16-year old Jack Andraka Brings Youth, Ingenuity and Brainpower to mHealth Design
June 14, 2013 BY Chelsea Hedquist
The term “smartphone” first appeared in 1997 – the same year that 16-year-old Jack Andraka was born. Since then, smartphones have spread to cover the globe, with more than 1 billion in use worldwide. As for Andraka, it has taken him only 16 years to become a well-respected researcher and innovator who has most recently turned his attention – and his impressive brainpower – to the field of mobile health.
“mHealth is amazing because it’s kind of like having a doctor in your hand every day and you have this incredible ability to use an everyday object to monitor health,” he told me last week, having just returned from a trip to the UK to attend Zeitgeist, Google’s annual think-fest that brings together some of the most powerful and influential people in the world.
Andraka first made his mark on medical technology when, at age 14, he developed a five-cent paper strip that may prove to be the best and cheapest way to effectively test for pancreatic cancer. He won more than $100,000 in prize money for this work. Not one to rest on his laurels, Andraka quickly set his sights on Qualcomm’s $10 million Tricorder X-Prize, which challenges teams to create a mobile device capable of capturing health metrics and diagnosing a set of 15 diseases. The prize will go to the team whose technology most accurately diagnoses diseases independent of a healthcare professional or facility, and provides the best user experience.
Andraka has joined forces with three other high school students (they are the only X-Prize team that includes even one high school student, let alone four), and he and his teammates are using the smartphone as the platform for their device. Andraka says this makes sense, given that smartphones combine amazing computing power with high-grade sensors.
“We really try and keep it as simple and self-explanatory as possible,” he said, bearing in mind that the fewer things the average user has to do, the better. This summer he and his teammates will split their time between MIT and Johns Hopkins, where they will likely spend upwards of 45 hours per week (per team member) on the project. He says they have to make up time during the summer, since they can only spend 20-25 hours per week on the project during the school year.
“We are at a disadvantage when it comes to time,” said Andraka because other teams are comprised of adults who can spend 40-50 hours per week on the project throughout the year. “But we are at an advantage when it comes to innovation. Youth is an advantage, too, because we can come up with these really crazy ideas, but then we can also make them come to life.”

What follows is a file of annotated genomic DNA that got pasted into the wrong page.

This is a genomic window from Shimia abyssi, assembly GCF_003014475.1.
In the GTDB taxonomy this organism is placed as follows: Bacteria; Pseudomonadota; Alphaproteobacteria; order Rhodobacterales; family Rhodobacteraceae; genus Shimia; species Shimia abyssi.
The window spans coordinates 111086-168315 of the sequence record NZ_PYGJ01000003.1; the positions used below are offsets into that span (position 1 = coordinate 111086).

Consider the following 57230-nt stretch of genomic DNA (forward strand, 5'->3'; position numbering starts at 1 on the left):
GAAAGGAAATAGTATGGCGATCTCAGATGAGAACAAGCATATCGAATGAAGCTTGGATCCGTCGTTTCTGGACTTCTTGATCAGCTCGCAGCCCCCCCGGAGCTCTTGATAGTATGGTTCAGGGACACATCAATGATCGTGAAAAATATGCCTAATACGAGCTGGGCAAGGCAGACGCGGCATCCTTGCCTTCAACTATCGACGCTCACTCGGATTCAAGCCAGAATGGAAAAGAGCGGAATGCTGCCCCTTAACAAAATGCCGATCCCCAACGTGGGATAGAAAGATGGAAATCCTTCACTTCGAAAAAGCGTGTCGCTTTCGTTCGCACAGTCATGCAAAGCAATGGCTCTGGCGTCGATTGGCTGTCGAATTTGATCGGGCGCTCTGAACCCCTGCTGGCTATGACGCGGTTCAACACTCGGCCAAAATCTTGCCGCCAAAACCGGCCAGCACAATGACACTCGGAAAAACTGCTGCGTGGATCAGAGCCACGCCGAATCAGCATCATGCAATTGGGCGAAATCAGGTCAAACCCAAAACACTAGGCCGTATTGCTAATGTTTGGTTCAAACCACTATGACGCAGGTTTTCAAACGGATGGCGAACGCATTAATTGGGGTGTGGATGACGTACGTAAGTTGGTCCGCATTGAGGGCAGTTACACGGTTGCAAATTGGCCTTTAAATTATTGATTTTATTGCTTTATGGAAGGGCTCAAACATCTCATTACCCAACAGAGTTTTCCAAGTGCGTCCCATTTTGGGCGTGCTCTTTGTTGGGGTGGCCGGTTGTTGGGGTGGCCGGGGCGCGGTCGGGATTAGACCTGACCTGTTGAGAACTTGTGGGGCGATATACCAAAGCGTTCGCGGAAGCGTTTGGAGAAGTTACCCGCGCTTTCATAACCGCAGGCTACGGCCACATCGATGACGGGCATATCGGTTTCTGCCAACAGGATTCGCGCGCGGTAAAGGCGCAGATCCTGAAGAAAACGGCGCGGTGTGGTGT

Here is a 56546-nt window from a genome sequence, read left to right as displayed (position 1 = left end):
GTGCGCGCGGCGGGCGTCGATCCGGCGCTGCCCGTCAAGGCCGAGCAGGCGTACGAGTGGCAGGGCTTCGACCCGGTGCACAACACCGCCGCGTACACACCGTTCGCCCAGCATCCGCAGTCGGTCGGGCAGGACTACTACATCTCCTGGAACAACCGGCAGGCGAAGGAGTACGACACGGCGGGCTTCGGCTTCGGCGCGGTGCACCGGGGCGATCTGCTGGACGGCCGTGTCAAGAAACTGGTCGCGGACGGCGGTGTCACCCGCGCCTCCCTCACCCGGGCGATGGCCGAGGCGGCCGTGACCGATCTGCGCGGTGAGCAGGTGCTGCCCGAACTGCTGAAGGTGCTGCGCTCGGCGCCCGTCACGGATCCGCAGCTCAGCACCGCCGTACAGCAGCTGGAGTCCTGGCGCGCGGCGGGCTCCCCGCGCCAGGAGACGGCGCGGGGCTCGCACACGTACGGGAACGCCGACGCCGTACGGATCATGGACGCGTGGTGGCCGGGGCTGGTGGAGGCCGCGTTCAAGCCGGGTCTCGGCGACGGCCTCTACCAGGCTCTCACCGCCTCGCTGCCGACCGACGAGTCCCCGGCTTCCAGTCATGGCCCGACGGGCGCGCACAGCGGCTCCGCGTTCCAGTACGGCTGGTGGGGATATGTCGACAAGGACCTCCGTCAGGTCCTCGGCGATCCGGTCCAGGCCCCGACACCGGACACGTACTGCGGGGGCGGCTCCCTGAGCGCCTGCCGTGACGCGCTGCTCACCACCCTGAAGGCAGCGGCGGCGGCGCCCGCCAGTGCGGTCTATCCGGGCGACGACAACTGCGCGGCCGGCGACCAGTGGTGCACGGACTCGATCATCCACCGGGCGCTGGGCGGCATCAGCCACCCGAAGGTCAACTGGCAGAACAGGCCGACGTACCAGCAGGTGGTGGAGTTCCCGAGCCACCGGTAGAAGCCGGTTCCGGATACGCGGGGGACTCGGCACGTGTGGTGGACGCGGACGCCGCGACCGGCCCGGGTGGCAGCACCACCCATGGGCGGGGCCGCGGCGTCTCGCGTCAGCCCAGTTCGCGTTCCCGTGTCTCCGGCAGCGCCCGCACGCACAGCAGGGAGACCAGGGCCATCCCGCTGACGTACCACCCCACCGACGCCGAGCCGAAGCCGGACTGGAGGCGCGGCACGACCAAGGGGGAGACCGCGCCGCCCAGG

Thus far, Andraka says the most challenging part of the project has been coordinating the schedules of four busy high schoolers, as well as finding high-level programmers to assist their work – programming is not on the long list of Andraka’s competencies. The team will submit their device for the first round of judging in spring 2014, and the final prize will be awarded the following year.
If Andraka and his team are successful, he sees tremendous potential for this type of technology beyond the U.S. and developed countries into disadvantaged areas of the world. Andraka recognizes that the mobile phone has blurred the distinction between developed and developing countries because it gives the opportunity for everyone to connect in the same way, regardless of location. “That’s really the whole thing with cell phones,” he said. “They transcend the world’s current boundaries.”
When asked about his dream scenario for mHealth, Andraka described a personal medical device that could diagnose disease and send the information to a 3D printer, which would then print the medicine immediately for the patient. On a slightly less ambitious scale, he envisions universal telemedicine, where medical attachments are integrated into mobile phones and as ubiquitous as cell phone cameras are today. He particularly imagines the impact this would have in areas such as diagnosing non-communicable diseases, which are sometimes overlooked in low-resource settings due to the prevalence of infectious diseases.
When asked if he thinks he’ll stay focused on mHealth past the X-prize, Andraka laughed and reiterated that he thinks mHealth is “really, really cool.”
“But I don’t even know what I want to be when I grow up, so I can’t say I’m going to end up having a career in mHealth,” he said.
Whatever field Andraka spends his time and energy on over the next 16 years, it’s safe to assume that he’ll be doing incredible work.
Follow Jack on Twitter: @jackandraka
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